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  5. "Aia kona kaikuaʻana pohō ma …

"Aia kona kaikuaʻana pohō ma kai."

Translation:Her useless older sister is seaward.

June 11, 2019



Kona can be his - or - her and Duo does not both. Oh such confusion!


For this sentence, due to the nature of the word kaikua'ana, the translation of the Hawaiian would be only 2 options -

1) His useless older brother is seaward.

2) Her useless older sister is seaward.

His useless older sister is seaward. or Her useless older brother is seaward. would be different.


How mean of you, duo!


Yeah im kinda curious where all these useless people sentences come from as well :D


How do you say "His younger sister is seaward?" The relationships of younger and older sibling of the opposite sex have been left out of the 'Ohana2 skill set.


I would ALSO like to know why this could not be translated "HER useless older BROTHER is seaward." Why can't you mix the gender, like rabelon asked?


The word kaikuaʻana is used for only an older same-sex sibling, male to male or female to female. If you want to specify older or younger opposite sex gender you could use adjectives.


so they would not be represented by different words, but rather using adjectives? Can you tell us what they are? (I would try to look it up but I can't even figure out how to phrase the question!)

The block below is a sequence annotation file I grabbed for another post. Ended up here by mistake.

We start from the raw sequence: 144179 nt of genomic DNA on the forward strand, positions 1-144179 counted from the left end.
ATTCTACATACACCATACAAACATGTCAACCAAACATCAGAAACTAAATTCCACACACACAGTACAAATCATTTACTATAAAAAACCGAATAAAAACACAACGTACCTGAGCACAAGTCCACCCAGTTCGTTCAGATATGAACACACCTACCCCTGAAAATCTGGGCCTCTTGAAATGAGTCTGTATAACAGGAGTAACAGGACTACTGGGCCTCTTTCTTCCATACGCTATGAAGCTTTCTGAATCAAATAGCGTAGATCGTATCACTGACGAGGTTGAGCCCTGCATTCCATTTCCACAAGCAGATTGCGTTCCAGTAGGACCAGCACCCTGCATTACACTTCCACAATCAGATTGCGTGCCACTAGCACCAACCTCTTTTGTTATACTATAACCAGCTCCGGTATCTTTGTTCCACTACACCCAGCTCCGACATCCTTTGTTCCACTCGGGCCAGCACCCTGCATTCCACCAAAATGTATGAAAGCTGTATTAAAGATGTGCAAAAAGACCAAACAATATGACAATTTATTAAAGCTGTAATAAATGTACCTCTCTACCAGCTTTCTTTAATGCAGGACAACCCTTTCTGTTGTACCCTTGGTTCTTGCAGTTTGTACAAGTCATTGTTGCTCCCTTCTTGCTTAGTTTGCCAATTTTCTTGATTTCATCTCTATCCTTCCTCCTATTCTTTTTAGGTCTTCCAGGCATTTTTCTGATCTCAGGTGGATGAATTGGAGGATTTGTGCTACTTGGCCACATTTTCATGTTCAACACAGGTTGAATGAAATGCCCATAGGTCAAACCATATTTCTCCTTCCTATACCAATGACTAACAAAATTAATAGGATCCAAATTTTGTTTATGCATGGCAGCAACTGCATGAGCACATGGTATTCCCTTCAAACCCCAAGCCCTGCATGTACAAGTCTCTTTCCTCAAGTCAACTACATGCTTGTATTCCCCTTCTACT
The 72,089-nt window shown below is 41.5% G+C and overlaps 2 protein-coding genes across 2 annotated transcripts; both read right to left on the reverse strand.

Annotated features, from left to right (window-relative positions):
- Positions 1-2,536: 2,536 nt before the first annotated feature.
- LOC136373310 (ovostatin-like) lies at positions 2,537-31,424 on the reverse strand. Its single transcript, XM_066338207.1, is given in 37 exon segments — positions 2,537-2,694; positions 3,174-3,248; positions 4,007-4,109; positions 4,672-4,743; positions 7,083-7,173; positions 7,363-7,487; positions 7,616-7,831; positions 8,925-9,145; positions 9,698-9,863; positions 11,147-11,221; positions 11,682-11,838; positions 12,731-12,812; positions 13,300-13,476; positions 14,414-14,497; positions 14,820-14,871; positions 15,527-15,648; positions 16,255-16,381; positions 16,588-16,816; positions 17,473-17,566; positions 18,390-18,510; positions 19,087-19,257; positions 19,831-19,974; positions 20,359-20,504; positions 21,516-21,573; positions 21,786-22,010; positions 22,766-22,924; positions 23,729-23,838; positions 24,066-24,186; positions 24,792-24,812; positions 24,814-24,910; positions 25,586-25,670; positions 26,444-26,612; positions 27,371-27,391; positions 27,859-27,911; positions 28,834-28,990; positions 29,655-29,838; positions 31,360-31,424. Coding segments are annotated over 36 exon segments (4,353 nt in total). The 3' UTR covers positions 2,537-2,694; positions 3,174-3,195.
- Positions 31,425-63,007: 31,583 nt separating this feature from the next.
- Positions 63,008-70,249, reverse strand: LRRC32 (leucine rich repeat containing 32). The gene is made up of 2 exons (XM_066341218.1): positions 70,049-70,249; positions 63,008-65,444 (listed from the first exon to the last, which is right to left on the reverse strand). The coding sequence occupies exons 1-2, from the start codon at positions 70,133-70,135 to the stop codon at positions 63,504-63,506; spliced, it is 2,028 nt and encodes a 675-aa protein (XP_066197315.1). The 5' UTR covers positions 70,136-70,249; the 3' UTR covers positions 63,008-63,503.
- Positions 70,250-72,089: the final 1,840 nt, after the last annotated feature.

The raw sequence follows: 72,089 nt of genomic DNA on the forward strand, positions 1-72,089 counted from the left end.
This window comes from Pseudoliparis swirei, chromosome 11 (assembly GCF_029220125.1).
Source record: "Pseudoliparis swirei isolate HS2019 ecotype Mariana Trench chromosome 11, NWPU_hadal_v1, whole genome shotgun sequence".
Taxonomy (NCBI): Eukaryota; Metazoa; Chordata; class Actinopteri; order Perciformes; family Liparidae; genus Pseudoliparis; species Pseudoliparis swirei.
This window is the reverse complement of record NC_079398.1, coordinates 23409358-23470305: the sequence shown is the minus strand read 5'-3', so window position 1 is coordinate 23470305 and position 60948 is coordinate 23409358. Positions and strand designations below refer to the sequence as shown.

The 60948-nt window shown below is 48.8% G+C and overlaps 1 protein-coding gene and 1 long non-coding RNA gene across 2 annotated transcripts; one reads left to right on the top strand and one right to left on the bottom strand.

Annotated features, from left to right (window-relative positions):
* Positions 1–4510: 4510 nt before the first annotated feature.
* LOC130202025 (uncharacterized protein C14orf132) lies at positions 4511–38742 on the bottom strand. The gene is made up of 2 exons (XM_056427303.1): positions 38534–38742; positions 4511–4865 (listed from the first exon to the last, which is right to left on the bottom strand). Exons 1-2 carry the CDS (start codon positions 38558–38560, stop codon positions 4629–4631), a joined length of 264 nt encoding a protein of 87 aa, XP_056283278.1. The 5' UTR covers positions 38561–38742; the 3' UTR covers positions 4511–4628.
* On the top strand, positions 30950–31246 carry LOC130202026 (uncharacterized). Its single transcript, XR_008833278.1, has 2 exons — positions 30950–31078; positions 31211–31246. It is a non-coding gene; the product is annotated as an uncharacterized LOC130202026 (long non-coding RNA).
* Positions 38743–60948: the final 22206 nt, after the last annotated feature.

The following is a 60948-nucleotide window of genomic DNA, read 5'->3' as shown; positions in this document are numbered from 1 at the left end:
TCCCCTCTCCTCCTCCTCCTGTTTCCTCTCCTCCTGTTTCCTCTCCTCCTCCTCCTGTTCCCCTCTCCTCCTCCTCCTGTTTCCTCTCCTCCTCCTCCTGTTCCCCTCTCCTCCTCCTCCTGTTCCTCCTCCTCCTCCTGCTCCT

Can this not be "Her older sister is useless seaward?" ... how do I know where "useless" belongs?


Let's look at it in pieces:

"Her older sister is useless." -> "Pohō kona kaikuaʻana."

"Her older sister is useless seaward." -> "Pohō kona kaikuaʻana ma kai."

"her useless older sister" -> "kona kaikuaʻana pohō"

"Her useless older sister is seaward." -> "Aia kona kaikuaʻana pohō ma kai."

In the first case, the focus of the sentence is that the subject is useless

In the second case, the focus of the sentence is that the subject (her useless older sister) is *somewhere*

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